Beinn a’Ghlo in the Cairngorms has an arctic-alpine mountain environment with tundra like characteristics and long-lasting snow patches. These characteristics combined with the steep hillsides, friable soil and fragile vegetation cover makes this upland area particularly susceptible to erosion from even a relatively small number of users. Beinn a’Ghlo has been designated as a Site of Specific Scientific Interest, recognising the importance of the area for conservation and wildlife. As well as the species-rich Nardus grasslands, Petrifying Springs, Alpine and Boreal heaths and European dry heaths to be found, it is also home to several species of upland ground nesting birds, five of which are endangered, including the Curlew, whose breeding population in the UK has declined by 62% in recent years. The increase in the popularity of hillwalking has led to informal paths developing, causing the destruction of wildlife habitats, particularly in upland areas. Carn Liath on Beinn a’Ghlo is a priority due to the extent of existing and potential for more, significant damage and requires a major path repair with light-touch techniques in some of the lower sections and a fully built path higher up the hillside, combatting erosion and encouraging re-vegetation.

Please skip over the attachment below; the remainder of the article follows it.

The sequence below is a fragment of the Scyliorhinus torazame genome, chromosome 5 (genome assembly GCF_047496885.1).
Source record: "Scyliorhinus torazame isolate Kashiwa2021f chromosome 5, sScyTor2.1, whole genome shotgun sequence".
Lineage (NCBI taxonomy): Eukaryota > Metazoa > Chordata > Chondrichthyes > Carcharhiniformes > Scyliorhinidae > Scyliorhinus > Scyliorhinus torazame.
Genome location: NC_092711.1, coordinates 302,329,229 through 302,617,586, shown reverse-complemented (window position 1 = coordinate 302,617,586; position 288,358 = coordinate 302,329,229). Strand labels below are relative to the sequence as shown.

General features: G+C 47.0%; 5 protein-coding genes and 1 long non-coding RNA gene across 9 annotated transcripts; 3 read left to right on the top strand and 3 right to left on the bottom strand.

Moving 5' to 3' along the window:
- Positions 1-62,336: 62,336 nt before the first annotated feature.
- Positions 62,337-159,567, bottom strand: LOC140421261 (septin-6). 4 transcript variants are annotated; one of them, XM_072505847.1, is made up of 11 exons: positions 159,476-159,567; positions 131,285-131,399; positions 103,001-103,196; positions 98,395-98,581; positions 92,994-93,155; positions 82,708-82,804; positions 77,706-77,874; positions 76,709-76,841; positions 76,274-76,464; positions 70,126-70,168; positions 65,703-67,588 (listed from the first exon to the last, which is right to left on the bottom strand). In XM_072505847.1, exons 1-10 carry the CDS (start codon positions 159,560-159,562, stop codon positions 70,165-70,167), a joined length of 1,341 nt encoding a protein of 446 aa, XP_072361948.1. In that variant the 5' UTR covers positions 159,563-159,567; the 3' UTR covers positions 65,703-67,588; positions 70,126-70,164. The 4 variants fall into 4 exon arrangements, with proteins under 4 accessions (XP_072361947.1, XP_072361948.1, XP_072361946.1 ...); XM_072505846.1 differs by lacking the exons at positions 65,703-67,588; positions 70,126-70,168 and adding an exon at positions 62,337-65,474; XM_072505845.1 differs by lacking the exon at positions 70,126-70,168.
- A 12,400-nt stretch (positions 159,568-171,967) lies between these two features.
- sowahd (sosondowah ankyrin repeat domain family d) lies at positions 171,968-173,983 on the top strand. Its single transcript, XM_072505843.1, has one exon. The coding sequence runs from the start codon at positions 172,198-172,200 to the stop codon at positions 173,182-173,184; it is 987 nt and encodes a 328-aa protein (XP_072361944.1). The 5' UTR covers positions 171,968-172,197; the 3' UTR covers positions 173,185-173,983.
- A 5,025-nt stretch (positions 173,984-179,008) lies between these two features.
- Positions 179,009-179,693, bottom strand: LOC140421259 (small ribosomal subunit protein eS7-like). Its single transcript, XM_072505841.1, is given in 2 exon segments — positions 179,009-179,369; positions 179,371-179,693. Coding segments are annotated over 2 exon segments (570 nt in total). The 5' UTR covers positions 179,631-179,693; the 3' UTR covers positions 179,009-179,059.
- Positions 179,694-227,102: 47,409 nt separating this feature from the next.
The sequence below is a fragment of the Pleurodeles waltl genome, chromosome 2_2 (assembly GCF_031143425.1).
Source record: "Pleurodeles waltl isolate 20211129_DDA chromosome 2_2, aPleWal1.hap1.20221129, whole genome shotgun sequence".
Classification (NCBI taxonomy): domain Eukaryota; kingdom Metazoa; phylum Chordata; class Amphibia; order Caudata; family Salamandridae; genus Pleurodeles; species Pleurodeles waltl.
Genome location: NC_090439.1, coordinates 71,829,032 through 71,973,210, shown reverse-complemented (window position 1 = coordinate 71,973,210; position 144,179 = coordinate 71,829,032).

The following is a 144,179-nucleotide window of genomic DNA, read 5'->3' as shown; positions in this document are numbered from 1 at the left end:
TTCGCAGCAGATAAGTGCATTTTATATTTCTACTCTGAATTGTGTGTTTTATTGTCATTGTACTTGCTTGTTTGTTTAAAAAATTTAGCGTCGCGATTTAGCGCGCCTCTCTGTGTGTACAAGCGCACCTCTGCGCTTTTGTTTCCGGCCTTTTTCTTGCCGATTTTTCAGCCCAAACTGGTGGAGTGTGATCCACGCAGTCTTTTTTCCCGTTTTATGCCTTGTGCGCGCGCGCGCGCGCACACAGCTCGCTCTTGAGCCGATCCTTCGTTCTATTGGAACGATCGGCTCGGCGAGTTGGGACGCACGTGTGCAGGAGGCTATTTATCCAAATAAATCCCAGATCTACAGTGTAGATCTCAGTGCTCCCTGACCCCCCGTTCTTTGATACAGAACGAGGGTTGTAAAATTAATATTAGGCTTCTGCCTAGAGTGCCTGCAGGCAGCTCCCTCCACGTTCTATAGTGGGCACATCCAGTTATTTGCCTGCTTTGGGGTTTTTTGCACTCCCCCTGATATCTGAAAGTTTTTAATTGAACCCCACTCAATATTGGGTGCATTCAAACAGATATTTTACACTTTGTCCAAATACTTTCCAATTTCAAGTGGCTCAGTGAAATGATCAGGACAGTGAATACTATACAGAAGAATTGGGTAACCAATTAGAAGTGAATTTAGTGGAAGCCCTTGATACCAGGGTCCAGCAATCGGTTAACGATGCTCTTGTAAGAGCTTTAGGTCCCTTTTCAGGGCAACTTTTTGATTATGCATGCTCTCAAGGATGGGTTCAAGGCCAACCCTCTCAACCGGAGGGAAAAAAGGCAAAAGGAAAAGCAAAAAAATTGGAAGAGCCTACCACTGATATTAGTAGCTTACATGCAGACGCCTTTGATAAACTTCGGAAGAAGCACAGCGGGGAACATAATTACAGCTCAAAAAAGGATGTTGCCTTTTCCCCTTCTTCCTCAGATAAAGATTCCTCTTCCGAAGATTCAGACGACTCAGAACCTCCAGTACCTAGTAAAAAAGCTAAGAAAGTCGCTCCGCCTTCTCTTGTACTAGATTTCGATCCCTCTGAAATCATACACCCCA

Image Steven Wassenaar

Nominated by:

Obsolete Facilities, Alps


Obsolete facilities are disused artificial equipment abandoned in natural mountain areas.  These lengths of barbed wire, abandoned ski lifts or various cables are a real plague for wilderness, environment and outdoor enthusiasts in mountains.  Until recently, there was no obligation to remove these old structures, even though they represented a great danger to humans and wildlife.  Paragliders have recently been killed after hitting cables.  Birds, including vultures, eagles and owls are regularly killed or injured by cables and other facilities – 835 carcasses were found between 2000 and 2004 in one study.  Mammals, and amphibians are also trapped in these items and either injured or killed, particularly in winter when the structures are hidden by snow.  This project, will continue the work of Mountain Wilderness, to raise awareness of the issue with local authorities, outdoor enthusiasts and online, and carry out 4 dismantling operations in Mercantour National Park, Vanoise National Park, Mont Cenis Massif and Cerces Massif, where barbed wires and other scrap remains from WW2.  In total, it is anticipated that over 100 people will be involved in clearing over 260 ha of 9 tonnes of metal.